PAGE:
Can We Really Believe?
By the Rev. Lee Woofenden
Service of Holy Communion
Bridgewater, Massachusett, November 3, 1996


Psalm 20 Trust in the Lord

May the Lord answer you when you are in trouble!
May the God of Jacob protect you!
May he send you help from his Temple
And give you aid from Mount Zion.
May he accept all your offerings
And be pleased with all your sacrifices.
May he give you what you desire
And make all your plans succeed.
Then we will shout for joy over your victory
And celebrate your triumph by praising our God.
May the Lord answer all your requests.

Now I know that the Lord gives victory to his chosen king;
He answers him from his holy heaven
And by his power gives him great victories.
Some trust in their war chariots and others in their horses.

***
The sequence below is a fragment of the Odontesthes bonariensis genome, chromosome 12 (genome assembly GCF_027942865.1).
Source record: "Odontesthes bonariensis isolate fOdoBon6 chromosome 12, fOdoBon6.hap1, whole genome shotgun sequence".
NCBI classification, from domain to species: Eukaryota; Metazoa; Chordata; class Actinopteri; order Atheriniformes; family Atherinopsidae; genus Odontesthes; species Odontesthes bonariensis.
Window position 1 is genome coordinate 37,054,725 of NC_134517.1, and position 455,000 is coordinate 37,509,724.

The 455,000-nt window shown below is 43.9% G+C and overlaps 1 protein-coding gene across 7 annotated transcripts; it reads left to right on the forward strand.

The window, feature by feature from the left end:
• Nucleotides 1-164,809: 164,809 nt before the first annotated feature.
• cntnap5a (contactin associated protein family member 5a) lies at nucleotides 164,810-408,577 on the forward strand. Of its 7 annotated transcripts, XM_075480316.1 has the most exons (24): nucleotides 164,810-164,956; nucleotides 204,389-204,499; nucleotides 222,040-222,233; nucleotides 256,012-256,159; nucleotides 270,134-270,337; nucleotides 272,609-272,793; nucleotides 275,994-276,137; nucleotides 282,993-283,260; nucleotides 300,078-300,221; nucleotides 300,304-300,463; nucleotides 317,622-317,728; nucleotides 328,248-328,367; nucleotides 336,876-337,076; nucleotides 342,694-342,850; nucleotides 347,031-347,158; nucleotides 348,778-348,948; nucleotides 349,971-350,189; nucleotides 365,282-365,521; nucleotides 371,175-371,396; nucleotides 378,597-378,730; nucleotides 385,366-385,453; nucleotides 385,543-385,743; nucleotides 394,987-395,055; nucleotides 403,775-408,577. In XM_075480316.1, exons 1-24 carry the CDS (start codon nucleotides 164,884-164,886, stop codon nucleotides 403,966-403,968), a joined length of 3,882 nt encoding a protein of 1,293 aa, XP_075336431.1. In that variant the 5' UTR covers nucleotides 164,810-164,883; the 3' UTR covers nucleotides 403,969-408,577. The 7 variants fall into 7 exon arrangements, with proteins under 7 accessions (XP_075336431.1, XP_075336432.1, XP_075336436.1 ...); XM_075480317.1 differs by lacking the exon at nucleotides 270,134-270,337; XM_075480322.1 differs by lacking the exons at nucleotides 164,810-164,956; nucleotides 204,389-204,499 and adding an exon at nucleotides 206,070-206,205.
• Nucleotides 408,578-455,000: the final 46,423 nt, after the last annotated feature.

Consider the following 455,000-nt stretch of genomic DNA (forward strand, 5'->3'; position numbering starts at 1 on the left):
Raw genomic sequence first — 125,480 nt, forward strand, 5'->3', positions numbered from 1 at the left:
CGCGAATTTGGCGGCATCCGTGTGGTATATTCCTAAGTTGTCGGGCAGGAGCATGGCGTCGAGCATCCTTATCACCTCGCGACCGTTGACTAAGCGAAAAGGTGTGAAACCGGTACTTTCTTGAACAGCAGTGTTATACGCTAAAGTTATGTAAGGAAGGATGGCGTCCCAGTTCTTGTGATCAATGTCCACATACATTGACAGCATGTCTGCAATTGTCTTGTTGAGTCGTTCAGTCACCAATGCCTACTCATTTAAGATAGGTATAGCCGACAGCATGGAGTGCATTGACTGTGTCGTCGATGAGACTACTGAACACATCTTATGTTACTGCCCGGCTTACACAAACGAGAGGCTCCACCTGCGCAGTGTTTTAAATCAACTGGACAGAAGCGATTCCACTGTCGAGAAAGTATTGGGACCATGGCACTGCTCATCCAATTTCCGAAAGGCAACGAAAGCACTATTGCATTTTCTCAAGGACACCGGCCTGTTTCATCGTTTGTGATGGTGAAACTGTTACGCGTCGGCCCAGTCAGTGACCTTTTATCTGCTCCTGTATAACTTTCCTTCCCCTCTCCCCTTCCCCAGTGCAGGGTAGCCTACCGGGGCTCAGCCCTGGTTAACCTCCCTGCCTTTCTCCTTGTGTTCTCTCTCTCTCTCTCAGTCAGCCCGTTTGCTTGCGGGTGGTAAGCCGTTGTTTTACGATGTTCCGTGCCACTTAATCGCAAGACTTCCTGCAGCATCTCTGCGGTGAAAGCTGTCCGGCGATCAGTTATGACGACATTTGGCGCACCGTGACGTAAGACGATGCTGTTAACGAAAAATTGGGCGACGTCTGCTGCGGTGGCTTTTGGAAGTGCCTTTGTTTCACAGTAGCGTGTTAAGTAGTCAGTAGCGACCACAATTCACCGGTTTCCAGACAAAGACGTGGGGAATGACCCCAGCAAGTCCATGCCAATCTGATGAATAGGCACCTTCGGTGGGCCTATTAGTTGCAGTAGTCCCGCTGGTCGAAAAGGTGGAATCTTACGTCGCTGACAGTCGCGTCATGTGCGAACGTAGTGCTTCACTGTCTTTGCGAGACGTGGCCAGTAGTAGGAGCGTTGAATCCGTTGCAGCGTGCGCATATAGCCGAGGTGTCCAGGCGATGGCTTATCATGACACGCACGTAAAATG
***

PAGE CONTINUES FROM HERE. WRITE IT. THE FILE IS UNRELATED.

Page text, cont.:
But we trust in the power of the Lord our God.
Those people will stumble and fall,
But we will rise and stand firm.
Save us, O King!

O Lord, answer us when we call.

John 20:24-31 Doubt and belief

Now Thomas (called the Twin), one of the twelve disciples, was not with them when Jesus came. So the other disciples told him, "We have seen the Lord!"

But he said to them, "Unless I see the nail marks in his hands and put my finger where the nails were, and put my hand into his side, I will not believe it."

A week later his disciples were in the house again, and Thomas was with them. Even though the doors were locked, Jesus came and stood among them and said, "Peace be with you!" Then he said to Thomas, "Put your finger here; see my hands. Reach out your hand and put it into my side. Stop doubting and believe."

Thomas said to him, "My Lord and my God!"

Then Jesus said to him, "Because you have seen me, you have believed; blessed are those who have not seen and yet have believed."

Jesus did many other miraculous signs in the presence of his disciples, which are not recorded in this book. But these are written so that you may believe that Jesus is the Christ, the Son of God, and that by believing you may have life in his name.